President Trump has just been declared the winner in Florida after pulling off a remarkable turnaround from 2016 in the Miami area, wooing conservative Cuban-American voters and other Latino groups in numbers sufficient to overcome Joseph R. Biden Jr.’s middling gains with white Floridians.
This is a big, though not huge, moment for his re-election hopes, mainly because it would have been all but impossible for him to win back the White House without capturing this state’s 29 Electoral College votes again.
Four years ago, Mr. Trump lost the Miami-Dade area by nearly 30 percentage points to Hillary Clinton. As of late Tuesday, that margin had shrunk to about eight percentage points with Mr. Biden at the top of the ticket — with Mr. Trump’s vote totals in that critical area increasing from 334,000 in 2016 to around 500,000 this year.
Mr. Biden spent far more time and resources courting Black voters, and he began to heavily invest in a major Latino outreach operation only late in the campaign. He had hoped he would come close to Mrs. Clinton’s benchmark, while siphoning off votes from Mr. Trump among disenchanted suburban whites and older voters.
If Mr. Biden could take any consolation from the loss, it was the fact that he marginally outperformed Mrs. Clinton in the county that includes Jacksonville, defeating Mr. Trump there, while exceeded her performance in Tampa and its suburbs, again by a small amount.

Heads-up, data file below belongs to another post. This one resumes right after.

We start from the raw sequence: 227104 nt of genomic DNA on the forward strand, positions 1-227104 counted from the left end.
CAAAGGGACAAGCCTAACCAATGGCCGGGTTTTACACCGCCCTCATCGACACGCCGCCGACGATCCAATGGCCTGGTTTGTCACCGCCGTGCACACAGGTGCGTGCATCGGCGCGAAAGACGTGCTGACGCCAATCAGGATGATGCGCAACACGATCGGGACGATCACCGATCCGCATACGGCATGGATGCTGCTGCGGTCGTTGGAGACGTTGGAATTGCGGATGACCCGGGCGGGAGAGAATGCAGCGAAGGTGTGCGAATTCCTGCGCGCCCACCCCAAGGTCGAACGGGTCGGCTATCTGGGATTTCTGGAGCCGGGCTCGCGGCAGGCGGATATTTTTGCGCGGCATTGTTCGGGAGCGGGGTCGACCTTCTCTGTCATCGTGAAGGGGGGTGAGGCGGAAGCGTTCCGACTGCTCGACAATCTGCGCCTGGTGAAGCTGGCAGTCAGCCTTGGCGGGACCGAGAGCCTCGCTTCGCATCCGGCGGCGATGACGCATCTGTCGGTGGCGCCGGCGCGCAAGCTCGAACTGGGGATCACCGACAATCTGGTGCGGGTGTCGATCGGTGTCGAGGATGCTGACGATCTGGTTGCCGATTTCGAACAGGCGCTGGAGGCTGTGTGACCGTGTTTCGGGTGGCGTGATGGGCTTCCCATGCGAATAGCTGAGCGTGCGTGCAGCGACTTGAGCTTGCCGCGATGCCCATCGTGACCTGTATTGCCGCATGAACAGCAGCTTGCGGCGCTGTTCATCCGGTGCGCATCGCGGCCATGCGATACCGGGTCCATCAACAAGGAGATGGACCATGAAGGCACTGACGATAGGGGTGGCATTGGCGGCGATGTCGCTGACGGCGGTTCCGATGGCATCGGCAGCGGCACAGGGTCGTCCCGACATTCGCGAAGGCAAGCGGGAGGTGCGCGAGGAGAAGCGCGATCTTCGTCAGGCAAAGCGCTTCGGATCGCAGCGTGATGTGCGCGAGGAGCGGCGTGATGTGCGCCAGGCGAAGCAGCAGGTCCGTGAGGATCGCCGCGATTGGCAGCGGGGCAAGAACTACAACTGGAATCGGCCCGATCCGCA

But while it was too early to draw any definitive conclusions about other states, one thing is clear: Mr. Biden’s focus on attracting white voters in the Midwest elsewhere, which seemed to be bearing fruit in Ohio, cost him with Latinos in Florida, who are a distinct ethnic minority that track to the right of Mexican-Americans and other groups.
Florida has been a heartbreak state for Democrats since George W. Bush narrowly defeated Al Gore there in 2000 after a partial recount and an intervention on the part of the Supreme Court that effectively handed the election to Mr. Bush.
Polls had shown the race very tight — with many showing Mr. Biden with a lead — but Democrats were hardly confident going into the night, given the closeness of the polls.